You're not alone here. My ENP with a supposedly EF nib lays down such a wet line that it nearly competes with my TWSBI with an M nib. I ordered a second EF nib from Goulet to see if it was a one-off thing, but the second one was astoundingly wet too. The tines are close together on the top side of the nib, but the underside appears like it has been ground out, creating a wide gap that just pours ink onto the page.

I've considered contacting Mr. Gray about it, but living in East Asia, it's not exactly very cost-effective to send a nib back and forth, so I'm hesitant. For now, my pen just sits on a table waiting for me to decide if I should get it adjusted or if I should just sell it. It's a fine pen, but perhaps it's best served with medium and broad nibs, which really aren't up my alley.
Robert.

#14 Tiffanyhenschel

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Posted 24 December 2011 - 04:06

The stock xf nibs are a recent offering from Edison. You used to have to pay for a custom grind from a fine Mine is wet, too, but I thought that was because I asked Brian to make it that way. I have a steel fine from the previous LE that writes a finer, drier line than my new xf. I prefer the wetter nib, but if this is a common occurance, maybe there is an issue with the nibs.

If people are having a problem with nibs, they really need to address it with Brian Gray. He wants to make it right; plus, without feedback from customers, he won't know there is a problem.

I completely understand waiting until after the holidays to mail something. I would do the same thing.
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#15 fourseamer

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Posted 24 December 2011 - 04:49

Different strokes for different folks. I love my ENP cobalt with fine or medium nib. I would agree that it is a wet writer, but I like that. In contrast, I just uninked my TWSBI 540 F last night, because it was too thin and dry for my tastes; M and B nibs are on the way to hopefully correct this.

And ink and paper play their part. On cheaper paper, a dryer pen and/or ink are beneficial, but on higher quality paper, e.g. HP 32#, I find I need a M nib or at least a wet flowing ink in a F nib to keep the pen moving across the page.

Just depends on how small you write, ink and paper choices, and so on. Personally, I think the Edison Nouveau Premiere is a fantastic pen.

Edited by fourseamer, 24 December 2011 - 04:50.


#16 XiaoMG

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Posted 24 December 2011 - 05:24

The stock xf nibs are a recent offering from Edison. You used to have to pay for a custom grind from a fine Mine is wet, too, but I thought that was because I asked Brian to make it that way. I have a steel fine from the previous LE that writes a finer, drier line than my new xf. I prefer the wetter nib, but if this is a common occurance, maybe there is an issue with the nibs.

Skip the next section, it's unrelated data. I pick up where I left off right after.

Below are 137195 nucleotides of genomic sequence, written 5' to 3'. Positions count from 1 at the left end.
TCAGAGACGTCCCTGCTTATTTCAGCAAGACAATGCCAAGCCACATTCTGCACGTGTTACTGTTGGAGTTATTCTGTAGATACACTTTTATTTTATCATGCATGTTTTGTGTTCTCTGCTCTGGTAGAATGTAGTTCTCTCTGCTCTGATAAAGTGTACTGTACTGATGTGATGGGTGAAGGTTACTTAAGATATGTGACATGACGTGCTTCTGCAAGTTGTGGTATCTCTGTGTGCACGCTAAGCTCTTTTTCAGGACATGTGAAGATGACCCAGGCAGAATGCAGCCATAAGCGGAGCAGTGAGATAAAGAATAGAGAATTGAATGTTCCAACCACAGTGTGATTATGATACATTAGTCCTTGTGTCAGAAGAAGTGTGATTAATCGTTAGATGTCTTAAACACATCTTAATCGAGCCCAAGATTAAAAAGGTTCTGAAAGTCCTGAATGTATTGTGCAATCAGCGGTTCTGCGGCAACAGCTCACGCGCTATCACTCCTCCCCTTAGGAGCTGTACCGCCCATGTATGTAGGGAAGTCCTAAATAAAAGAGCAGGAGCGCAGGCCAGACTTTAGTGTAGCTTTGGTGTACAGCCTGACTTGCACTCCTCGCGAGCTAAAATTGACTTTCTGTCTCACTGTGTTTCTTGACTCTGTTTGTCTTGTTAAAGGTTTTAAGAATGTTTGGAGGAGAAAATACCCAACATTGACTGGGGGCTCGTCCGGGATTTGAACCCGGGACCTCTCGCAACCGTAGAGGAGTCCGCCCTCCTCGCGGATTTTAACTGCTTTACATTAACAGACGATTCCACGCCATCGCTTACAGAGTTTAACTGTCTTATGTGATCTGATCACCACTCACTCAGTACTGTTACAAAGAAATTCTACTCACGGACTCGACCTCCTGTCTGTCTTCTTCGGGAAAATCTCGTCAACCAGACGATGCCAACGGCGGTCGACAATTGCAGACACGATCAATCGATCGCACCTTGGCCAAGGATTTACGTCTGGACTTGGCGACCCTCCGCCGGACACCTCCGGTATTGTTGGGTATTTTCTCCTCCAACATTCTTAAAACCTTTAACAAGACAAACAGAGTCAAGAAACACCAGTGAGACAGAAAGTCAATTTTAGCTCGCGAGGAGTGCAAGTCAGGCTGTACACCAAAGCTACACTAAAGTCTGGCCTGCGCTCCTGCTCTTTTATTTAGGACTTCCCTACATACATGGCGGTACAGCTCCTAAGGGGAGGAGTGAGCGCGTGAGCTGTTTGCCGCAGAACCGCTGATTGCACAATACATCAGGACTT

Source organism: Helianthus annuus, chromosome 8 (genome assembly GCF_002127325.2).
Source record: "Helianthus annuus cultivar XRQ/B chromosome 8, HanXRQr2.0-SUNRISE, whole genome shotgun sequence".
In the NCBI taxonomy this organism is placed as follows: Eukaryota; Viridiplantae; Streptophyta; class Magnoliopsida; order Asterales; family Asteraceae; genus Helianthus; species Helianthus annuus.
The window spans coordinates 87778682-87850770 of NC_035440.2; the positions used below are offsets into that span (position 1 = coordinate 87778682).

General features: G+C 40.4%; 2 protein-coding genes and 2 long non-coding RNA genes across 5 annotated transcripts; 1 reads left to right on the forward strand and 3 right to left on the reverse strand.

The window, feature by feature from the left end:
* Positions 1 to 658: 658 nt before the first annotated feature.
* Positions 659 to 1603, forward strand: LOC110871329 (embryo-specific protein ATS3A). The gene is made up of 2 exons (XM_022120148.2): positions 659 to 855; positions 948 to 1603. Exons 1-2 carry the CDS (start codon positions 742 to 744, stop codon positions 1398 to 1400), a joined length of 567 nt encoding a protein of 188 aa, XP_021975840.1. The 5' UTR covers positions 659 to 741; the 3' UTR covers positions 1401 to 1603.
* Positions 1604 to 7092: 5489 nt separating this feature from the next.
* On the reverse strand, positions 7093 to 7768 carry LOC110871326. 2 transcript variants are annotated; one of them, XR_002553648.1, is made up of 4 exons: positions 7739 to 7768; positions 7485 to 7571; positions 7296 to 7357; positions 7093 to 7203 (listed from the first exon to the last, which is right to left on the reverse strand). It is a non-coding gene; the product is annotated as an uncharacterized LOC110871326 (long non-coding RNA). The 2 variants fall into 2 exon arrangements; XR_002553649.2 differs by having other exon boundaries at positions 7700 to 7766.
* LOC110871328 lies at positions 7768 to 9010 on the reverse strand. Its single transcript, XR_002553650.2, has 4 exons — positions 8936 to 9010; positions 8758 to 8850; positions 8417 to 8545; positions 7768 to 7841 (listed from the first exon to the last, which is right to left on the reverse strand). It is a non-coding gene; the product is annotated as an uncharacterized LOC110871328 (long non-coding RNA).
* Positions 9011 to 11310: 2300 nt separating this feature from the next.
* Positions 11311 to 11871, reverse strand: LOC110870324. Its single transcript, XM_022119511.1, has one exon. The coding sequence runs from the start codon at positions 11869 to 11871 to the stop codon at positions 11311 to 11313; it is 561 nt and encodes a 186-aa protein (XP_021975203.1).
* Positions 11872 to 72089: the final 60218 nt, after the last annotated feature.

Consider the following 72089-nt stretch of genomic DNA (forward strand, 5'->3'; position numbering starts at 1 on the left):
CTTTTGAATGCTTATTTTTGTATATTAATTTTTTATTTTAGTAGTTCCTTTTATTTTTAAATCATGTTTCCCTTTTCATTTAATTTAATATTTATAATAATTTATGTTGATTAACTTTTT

I get the vague impression that the German nib manufacturers have not been quite as successful as some of the Japanese companies at making stock extra-fine nibs. The EF nibs I've gotten from Edison and from TWSBI have been less than stellar, or perhaps even mediocre, compared to even the cheaper Pilot pens I've tried. The centering of the slit and the size and symmetry of the tines has, in my admittedly limited experience, been much better with the Japanese fine nibs. However, my TWSBI M looks very nice under a loupe. The tolerances appear to be very tight, and I'm willing to assume that most medium and broad nibs from these makers are similarly consistent and well-executed. Sadly I haven't much use for mediums or broads, which is why I didn't order them.

Living outside the USA, any strategy to rectify, whether it's buying additional nibs (playing the lottery) or trying to send a nib back and forth, is a not-so-inexpensive gamble; there is some temptation to leave it alone and call it a "learning experience". I may still try to contact Mr. Gray about it, but I do not really want to be a nuisance when it seems like the issue does not originate from him.

Edited by XiaoMG, 24 December 2011 - 05:24.

Robert.

#17 Bill Wood

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Posted 03 January 2012 - 11:18

Congratulations on a beautiful acquisition. I spent several hours marking essays with my #12 this afternoon, loving every stroke of the nib. Mine is filled with Binder Burgandy, but the Syrah sounds intriguing.

It is another excellent collaboration by Brian, Brian, and Rachel!


Get some Syrah Tiffany. I understand its a replica of the Binder Burgundy. You'll love a big bottle.